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Trinity Magazine 2018 | Stepping Up For STEM on Capitol Hill

Stepping Up for STEM on Capitol Hill

By Ann Pauley

STEM professors and students

Trinity women advocating for STEM: Yarely Rodriguez, Silvia Medina-Balcazar, Dr. Sita Ramamurti, Joicy Carvalho and Dr. Kerry Luse.

Silvia Medina-Balcazar is passionate about her biochemistry major and her minor in mathematics. She’s president of Ladies FIRST, a student club at Trinity focused on science and math. She mentors D.C. high school students who are interested in STEM – science, technology, engineering and math.

When she was invited to go to Capitol Hill and advocate for programs that encourage more girls and women to pursue STEM majors and careers, she jumped at the chance.

“I really believe it’s important to have more programs across the country that support women in STEM,” said Medina-Balzacar. “We can help do that by sharing our experiences with members of Congress.”

Yarely Rodriguez, a senior biochemistry major, agreed. “Anytime you have an opportunity to talk to someone in a position to influence changes in policy is a step in the right direction.”

Rodriguez, Medina-Balzacar and five other Trinity students spent a full day on Capitol Hill, meeting with members of Congress and their staffs. They were joined by Dr. Kerry Luse, associate professor of mathematics, and Dr. Sita Ramamurti, dean of the College of Arts and Sciences and professor of mathematics.

Rep. Karen Handel (R-GA), center, meets with (left to right): Dr. Sita Ramamurti, Sayra Lopez and Joicy Carvalho from Trinity and Dr. Evelyn Sander from George Mason University.

The day was organized by the Association for Women in Mathematics and the Trinity delegation teamed up with students from George Mason University and faculty from a number of institutions. They met with Republicans and Democrats in both the Senate and the House. By the end of the day, they visited 55 Congressional offices.

The goal for these meetings was to increase awareness of an important issue and talk about ways to address the problem. There is a steady decline in the number of girls and women who study math and science as they progress through middle school, high school, college and graduate school. Studies show that systemic bias and stereotypes start as early as elementary school and are diverting talent away from STEM careers.

Several bills being considered by Congress are designed to strengthen STEM for all students, from elementary school through college and doctoral programs. There are also legislative proposals specifically focused on supporting women and girls and students of color in STEM.

Meeting with Congressional staff members was a new experience for these students and they were eager to be part of the legislative process. Rodriguez recalled one of her meetings with a Senate staff member: “She was very interested in what I had to say. I told her that in high school, I did not experience a lot of immersion in STEM, and she was surprised by that. By sharing my story, she gained a better understanding of the need for more support for STEM.”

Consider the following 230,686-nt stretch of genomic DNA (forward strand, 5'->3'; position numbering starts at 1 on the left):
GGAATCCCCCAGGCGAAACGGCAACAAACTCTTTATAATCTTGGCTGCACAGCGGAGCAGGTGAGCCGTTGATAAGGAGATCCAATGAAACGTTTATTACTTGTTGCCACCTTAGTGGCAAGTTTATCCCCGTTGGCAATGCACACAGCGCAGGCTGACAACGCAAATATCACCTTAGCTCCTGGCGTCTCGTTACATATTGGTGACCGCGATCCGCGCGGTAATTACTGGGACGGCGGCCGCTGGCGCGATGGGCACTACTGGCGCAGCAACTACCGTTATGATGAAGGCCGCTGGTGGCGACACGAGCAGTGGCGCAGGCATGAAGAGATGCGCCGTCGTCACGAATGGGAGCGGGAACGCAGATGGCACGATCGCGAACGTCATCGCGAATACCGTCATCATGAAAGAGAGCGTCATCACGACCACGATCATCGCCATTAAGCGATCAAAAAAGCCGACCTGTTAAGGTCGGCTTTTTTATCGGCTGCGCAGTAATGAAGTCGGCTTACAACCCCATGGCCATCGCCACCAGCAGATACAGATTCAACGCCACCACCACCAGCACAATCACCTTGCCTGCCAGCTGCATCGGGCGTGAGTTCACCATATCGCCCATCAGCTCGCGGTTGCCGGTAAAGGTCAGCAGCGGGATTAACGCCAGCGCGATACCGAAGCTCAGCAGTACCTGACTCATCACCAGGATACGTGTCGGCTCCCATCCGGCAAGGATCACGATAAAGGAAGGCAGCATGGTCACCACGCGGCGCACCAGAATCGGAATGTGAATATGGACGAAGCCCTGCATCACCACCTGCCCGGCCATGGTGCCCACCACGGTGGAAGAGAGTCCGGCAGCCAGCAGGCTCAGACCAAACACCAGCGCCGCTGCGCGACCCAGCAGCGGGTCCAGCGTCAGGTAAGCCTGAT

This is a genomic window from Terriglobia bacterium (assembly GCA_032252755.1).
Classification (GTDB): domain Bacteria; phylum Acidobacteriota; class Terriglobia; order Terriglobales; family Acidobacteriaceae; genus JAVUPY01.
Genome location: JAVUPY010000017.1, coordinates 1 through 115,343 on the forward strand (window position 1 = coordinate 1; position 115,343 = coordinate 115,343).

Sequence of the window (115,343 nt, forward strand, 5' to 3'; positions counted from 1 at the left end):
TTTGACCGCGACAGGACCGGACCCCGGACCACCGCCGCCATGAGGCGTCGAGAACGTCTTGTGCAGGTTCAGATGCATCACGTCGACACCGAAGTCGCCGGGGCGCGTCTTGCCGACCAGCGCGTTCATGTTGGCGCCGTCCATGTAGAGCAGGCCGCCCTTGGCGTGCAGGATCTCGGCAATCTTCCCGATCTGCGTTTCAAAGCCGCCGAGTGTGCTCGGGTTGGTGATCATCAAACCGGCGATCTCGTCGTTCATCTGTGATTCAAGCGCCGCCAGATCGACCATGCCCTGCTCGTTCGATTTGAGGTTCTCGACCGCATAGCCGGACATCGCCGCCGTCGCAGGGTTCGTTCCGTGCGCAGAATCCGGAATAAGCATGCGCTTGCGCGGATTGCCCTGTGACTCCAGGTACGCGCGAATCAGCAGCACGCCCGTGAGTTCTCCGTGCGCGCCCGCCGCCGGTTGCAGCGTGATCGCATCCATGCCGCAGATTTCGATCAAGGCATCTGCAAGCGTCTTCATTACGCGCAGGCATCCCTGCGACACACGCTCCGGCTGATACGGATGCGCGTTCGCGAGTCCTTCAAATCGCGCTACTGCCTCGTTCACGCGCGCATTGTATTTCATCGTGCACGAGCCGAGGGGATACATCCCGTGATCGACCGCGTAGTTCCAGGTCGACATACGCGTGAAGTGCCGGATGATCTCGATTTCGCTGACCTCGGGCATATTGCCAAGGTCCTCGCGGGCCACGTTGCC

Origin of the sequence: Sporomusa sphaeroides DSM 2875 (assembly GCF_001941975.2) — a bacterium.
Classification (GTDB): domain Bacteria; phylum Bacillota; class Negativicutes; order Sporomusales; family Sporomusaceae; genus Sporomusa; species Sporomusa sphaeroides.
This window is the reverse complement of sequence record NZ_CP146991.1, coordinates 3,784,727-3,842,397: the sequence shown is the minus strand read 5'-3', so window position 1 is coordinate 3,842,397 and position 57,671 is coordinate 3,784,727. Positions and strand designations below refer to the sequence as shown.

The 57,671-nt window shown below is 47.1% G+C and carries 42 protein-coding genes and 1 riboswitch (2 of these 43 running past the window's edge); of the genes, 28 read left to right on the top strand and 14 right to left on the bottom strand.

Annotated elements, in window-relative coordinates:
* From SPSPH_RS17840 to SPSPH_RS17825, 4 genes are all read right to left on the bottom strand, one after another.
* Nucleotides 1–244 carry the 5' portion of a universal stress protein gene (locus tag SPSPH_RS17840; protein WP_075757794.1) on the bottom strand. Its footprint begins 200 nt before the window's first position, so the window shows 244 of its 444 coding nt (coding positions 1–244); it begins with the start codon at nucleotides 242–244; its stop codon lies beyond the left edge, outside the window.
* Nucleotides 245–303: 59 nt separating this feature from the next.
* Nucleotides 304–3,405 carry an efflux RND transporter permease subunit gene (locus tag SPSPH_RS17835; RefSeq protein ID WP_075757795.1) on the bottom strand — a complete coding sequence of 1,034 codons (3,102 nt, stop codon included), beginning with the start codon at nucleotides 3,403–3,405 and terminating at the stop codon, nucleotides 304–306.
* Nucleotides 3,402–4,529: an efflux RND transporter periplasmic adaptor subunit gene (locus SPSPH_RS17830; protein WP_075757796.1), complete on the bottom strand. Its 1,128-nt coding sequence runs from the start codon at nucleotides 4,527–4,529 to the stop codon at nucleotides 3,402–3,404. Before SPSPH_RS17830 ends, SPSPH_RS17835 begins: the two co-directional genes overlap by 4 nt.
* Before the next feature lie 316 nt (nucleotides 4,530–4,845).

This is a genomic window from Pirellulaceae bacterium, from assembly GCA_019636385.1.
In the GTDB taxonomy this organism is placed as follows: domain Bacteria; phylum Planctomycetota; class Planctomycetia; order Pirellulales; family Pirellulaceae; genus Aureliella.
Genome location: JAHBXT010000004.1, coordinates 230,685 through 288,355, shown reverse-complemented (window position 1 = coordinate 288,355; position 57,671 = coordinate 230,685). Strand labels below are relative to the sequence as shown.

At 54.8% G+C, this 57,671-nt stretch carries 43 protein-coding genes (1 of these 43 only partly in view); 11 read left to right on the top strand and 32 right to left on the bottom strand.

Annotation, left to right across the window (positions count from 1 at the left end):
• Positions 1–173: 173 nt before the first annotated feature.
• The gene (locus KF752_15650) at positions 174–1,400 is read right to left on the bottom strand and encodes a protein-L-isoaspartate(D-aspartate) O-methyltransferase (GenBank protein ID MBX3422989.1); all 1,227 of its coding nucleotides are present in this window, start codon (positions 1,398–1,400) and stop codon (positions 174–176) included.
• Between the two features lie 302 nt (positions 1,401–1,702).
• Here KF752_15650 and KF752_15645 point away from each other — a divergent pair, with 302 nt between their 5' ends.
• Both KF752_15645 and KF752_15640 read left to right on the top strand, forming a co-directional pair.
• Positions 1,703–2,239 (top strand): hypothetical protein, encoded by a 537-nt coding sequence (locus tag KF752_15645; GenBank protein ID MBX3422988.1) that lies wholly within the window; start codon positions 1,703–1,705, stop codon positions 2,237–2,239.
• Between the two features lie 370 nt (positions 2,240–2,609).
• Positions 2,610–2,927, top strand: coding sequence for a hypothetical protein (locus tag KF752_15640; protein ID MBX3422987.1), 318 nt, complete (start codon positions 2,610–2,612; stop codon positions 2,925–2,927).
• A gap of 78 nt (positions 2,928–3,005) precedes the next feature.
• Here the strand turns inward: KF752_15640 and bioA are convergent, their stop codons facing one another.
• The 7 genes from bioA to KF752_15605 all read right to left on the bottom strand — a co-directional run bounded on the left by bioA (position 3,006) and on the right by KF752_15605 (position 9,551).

Sayra Lopez, who just finished her freshman year and plans to major in nursing, is from Georgia and chose Trinity because, “D.C. has lots of political activity which I like.” Lopez enjoys math and science and was eager to share her enthusiasm with members of Congress: “Anything I can lobby for that I am passionate about – I’m there!”
“You have to make yourself heard, you have to have a voice,” said Lopez. “I have a voice and I need to make sure it’s heard. It was a very empowering experience.”

Joicy Carvalho also just finished her first year at Trinity. She plans to major in psychology and study neuropsychology in graduate school. “They wanted a diversity of majors participating,” she said. “I love the STEM area. I’m into math and science.”

“I want to take advantage of every opportunity at Trinity,” she said. “This was a completely new experience for me. I had never been inside the House and Senate office buildings, and here I had a chance to meet members of Congress and their staff. Even though I was looking forward to it, I must admit, I was nervous.”

Once she joined her group on Capitol Hill and started meeting with Congressional staff, Carvalho hit her stride. “We were encouraged to share our own stories and they were interested in what we had to say,” said Carvalho. “I attended a predominantly white high school. I was introduced to STEM, but I didn’t feel supported as a woman – and as a woman of color. We should be talking with girls about STEM in elementary school.”

As Rodriguez talked about her day on Capitol Hill, she also reflected on her four years at Trinity. “When I first came to Trinity, I didn’t think I was strong enough – brave enough – to have a voice. I was shy. In high school I didn’t raise my hand and I didn’t like to do presentations. Through my Trinity experience, my confidence has grown stronger and I’ve become bold. I didn’t think I could be that person who told her story and advocated for what’s right. Trinity has given me the tools to be that person.”

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